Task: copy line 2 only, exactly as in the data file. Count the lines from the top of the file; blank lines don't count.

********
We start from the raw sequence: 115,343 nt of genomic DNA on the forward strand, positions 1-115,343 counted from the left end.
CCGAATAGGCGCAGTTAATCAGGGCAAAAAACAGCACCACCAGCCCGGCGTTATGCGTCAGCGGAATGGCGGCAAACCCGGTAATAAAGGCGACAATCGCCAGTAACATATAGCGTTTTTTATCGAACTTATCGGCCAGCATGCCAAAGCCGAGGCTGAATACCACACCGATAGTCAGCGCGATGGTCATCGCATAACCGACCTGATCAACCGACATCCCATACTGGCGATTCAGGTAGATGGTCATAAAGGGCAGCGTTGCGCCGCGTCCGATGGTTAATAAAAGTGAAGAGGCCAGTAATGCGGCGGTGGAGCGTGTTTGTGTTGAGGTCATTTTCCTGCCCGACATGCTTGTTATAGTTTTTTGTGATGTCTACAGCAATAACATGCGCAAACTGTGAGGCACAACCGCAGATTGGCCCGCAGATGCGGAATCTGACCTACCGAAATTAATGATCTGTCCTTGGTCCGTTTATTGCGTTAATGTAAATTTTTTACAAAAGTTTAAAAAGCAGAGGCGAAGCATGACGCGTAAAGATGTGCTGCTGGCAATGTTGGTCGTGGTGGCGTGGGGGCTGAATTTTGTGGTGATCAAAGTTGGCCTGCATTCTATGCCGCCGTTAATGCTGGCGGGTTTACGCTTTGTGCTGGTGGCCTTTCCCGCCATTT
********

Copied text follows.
CCGAATAGGCGCAGTTAATCAGGGCAAAAAACAGCACCACCAGCCCGGCGTTATGCGTCAGCGGAATGGCGGCAAACCCGGTAATAAAGGCGACAATCGCCAGTAACATATAGCGTTTTTTATCGAACTTATCGGCCAGCATGCCAAAGCCGAGGCTGAATACCACACCGATAGTCAGCGCGATGGTCATCGCATAACCGACCTGATCAACCGACATCCCATACTGGCGATTCAGGTAGATGGTCATAAAGGGCAGCGTTGCGCCGCGTCCGATGGTTAATAAAAGTGAAGAGGCCAGTAATGCGGCGGTGGAGCGTGTTTGTGTTGAGGTCATTTTCCTGCCCGACATGCTTGTTATAGTTTTTTGTGATGTCTACAGCAATAACATGCGCAAACTGTGAGGCACAACCGCAGATTGGCCCGCAGATGCGGAATCTGACCTACCGAAATTAATGATCTGTCCTTGGTCCGTTTATTGCGTTAATGTAAATTTTTTACAAAAGTTTAAAAAGCAGAGGCGAAGCATGACGCGTAAAGATGTGCTGCTGGCAATGTTGGTCGTGGTGGCGTGGGGGCTGAATTTTGTGGTGATCAAAGTTGGCCTGCATTCTATGCCGCCGTTAATGCTGGCGGGTTTACGCTTTGTGCTGGTGGCCTTTCCCGCCATTT